I have just completed an amazing 8 day journey to the village of Chyangba in a remote mountain area of Nepal. Chyangba is a village of about 55 homes inhabited by the ethnic group called Sharpa. Most of you will know Sherpas as the folks who climb up to Mt. Everest, and several famous Sherpas come from Chyangba. My friend and guide in 2003 and 2008, Ngima Sherpa, comes from Chyangba and I was going to visit him. In addition, I was working with a charity called Education Elevated to help fix up a school and set up a library. While in Chyangba, I worked on the school and library for 4 days.
Getting to Chyangba
Getting to Chyangba is not easy. We had to fly on a 16 seat Twin Otter from Kathmandu to Phaplu. Phaplu has an “airport” consisting of a dirt strip and a dude with binoculars and a radio. After landing in Phaplu we trek a few hours (mostly in the dark) to our camp.
Our camp was visited by some local kids in the morning and had great views of the valley. We then trek the whole next day and finally arrive in Chyangba.
Visiting the School and Library
Upon arrival, all the school children were lined up waiting for us. We then walked around the school and library for a few hours and took hundreds of photos. Imagine hiking for 7 hours and going directly into a photo shoot. :)
The kids are super cute.
We start to size up the job ahead of us. Here is a photo of an empty room we will convert into the school library.
Being geeks we decide to be agile and use the scrum methodology. We decided we would re-assess the situation twice a day and see how far we get. We took stock of what furniture we had in the building (school desks, etc) and since we are MVP geeks, we decided to use a GUID system (globally uniquely identifier for Tanya and my mom, the only two non-techies I know who read my blog.) We put the benches into four categories: good enough, reinforce, take apart and put back together with some new wood, and ask Roger (the scrum master). Here is a photo of a school bench with GUID # 8.
Getting to Work
Roger the carpenter and general contractor (and scrum master) worked wonders. We computer geeks just hung around and he told us what to do. Before I knew it I was taking apart school chairs, benches, desks, etc, and rebuilding them. I got pretty good with a hammer.
We continued for a few days, constantly reassessing. I did not think we could fix all of the furniture in the four days we had as well as build a library (shelves, tables, and desks.) But Roger kept us on target. He did have electricity from 9:30am to about 2pm each day and was able to use a power saw. Awesome. But the kids were attracted to it like moths to the light, so I had to distract them by balancing wood on my head. As the week progressed I got better and was able to balance an entire bench on my head while standing on one foot (in the Dancing Shiva position for you Yogis.)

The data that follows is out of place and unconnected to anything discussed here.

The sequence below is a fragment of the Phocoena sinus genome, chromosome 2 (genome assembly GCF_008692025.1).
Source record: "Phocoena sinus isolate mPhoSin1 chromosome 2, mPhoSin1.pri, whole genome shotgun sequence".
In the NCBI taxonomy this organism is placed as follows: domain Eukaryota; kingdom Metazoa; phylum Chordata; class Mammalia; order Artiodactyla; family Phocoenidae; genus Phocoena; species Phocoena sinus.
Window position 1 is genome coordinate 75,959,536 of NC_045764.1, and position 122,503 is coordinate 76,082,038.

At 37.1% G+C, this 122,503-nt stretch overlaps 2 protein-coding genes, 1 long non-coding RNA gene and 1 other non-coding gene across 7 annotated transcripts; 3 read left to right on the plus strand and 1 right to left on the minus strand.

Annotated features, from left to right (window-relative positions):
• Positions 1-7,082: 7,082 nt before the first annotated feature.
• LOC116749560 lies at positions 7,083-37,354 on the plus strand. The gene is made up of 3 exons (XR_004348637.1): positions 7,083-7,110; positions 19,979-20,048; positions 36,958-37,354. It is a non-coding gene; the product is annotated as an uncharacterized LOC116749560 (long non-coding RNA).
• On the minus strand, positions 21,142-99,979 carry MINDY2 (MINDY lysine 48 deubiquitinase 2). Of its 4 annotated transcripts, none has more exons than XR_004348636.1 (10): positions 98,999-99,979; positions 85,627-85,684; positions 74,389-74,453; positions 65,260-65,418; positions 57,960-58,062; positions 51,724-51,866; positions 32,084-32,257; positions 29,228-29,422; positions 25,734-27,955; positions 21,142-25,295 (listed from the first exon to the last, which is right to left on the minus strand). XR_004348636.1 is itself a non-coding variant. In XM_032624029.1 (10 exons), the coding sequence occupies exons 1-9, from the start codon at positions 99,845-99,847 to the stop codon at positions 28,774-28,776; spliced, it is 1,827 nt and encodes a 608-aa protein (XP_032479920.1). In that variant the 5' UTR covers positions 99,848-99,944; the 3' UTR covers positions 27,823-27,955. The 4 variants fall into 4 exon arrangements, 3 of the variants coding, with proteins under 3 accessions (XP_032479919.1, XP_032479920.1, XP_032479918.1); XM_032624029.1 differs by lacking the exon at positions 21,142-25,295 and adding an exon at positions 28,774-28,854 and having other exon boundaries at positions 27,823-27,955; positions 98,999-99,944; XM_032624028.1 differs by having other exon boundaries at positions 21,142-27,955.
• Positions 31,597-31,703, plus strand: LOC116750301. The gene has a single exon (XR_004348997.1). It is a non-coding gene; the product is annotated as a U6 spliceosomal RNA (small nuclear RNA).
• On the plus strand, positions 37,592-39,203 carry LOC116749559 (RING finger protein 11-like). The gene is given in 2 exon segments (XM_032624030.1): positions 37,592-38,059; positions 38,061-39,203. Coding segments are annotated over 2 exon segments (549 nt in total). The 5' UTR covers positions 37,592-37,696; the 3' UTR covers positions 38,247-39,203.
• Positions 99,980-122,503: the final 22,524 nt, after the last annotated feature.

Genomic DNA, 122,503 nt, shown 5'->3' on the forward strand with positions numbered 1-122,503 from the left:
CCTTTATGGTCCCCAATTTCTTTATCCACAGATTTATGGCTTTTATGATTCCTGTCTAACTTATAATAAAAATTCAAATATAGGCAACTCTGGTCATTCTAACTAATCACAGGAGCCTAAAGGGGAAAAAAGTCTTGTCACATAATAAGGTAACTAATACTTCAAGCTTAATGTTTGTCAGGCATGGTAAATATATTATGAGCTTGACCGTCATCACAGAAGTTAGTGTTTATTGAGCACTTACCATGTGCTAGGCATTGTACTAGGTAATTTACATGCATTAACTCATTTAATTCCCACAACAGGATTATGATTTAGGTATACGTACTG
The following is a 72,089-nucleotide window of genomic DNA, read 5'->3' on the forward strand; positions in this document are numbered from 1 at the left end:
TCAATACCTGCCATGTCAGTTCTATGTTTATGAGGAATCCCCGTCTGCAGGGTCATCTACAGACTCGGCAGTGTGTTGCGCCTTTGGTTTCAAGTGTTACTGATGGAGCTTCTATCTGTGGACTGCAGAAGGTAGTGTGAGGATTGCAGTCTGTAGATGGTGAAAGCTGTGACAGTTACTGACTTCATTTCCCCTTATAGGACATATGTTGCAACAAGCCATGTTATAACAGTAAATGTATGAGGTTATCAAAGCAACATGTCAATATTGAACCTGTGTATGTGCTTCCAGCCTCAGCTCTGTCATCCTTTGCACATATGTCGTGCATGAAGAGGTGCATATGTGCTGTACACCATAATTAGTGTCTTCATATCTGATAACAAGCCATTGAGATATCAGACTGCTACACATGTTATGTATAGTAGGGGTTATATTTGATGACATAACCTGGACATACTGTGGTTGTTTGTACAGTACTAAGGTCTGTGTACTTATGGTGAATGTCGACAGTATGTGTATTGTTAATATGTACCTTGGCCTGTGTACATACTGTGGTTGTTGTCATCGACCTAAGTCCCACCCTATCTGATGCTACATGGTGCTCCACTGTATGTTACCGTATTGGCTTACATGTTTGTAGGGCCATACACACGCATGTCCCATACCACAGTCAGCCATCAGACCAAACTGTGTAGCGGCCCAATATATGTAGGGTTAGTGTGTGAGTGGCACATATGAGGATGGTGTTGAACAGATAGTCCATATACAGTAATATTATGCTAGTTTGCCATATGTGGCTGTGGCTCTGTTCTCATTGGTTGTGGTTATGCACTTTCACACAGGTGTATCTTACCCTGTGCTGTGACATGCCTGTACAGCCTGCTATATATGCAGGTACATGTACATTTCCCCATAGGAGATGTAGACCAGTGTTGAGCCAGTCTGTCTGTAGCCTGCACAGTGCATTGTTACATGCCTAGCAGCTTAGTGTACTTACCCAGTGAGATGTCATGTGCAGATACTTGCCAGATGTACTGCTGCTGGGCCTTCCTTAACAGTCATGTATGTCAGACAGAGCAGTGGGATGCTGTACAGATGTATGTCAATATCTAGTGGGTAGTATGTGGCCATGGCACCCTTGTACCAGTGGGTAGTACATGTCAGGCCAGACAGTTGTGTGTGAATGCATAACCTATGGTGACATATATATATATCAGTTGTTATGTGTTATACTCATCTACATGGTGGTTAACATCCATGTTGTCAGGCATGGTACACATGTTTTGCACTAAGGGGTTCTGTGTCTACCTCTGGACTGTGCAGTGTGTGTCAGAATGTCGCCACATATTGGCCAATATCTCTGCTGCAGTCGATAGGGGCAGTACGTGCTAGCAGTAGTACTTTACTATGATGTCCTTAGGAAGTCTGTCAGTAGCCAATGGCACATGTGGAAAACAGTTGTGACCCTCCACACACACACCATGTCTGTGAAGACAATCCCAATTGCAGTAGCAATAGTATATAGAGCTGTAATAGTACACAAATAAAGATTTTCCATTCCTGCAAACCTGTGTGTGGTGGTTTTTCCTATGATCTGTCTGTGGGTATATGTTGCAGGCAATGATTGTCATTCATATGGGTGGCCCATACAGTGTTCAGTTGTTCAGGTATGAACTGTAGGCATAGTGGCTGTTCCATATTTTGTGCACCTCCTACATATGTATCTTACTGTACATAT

The kids started to imitate me.
Sprints 6 and 7
We did two sprints a day. Sprint 6 was on day 3 and we (mostly Roger) installed the shelves. We brought about 100 lbs of books and started to stack the shelves. After that some of us read to the kids and helped them practice counting in English.
Sprint 7 was awesome. We gave out all of the school uniforms to the kids. (In Nepal you can’t go to school if you don’t have a uniform.)
After we give out the uniforms, the kids all ran to change and then do a little dance for us. After we celebrate and I teach some of the kids the fist bump.
After spending the last few hours with the kids and helping them read and count, we departed for a final meal at our campsite. The Sherpas cooked us a chocolate cake, I have no idea how they did that over a campfire. We then went to one of the local's house for a party and drank the local drinks: Chang and Roxi. They are evil drinks. Apparently it is a Sherpa custom to refill your drink immediately after you take a sip. I have no idea how much Chang I drank, but I think I can still feel it. We then turned the house into a Sherpa Disco and danced the night away to local music. (Sherpas can get down.)
The next day we had a final going away ceremony with the whole village and they put tons of Buddhist koda and flowers on us. Since we were mostly going down, we trekked the whole way back to Phaplu in one day. We treated ourselves to $5 a night hotel rooms and flew back to Kathmandu the next day.
This was a great experience, we spent a week in a local village, a village not even on the map, and made a difference. For geeks, we did the best we could-which was far more than I thought we could do. I hope that the tech community can donate a lot in small amounts, it only takes $10 to buy a school uniform or a few books so a kid can go to school. You can donate here. :)
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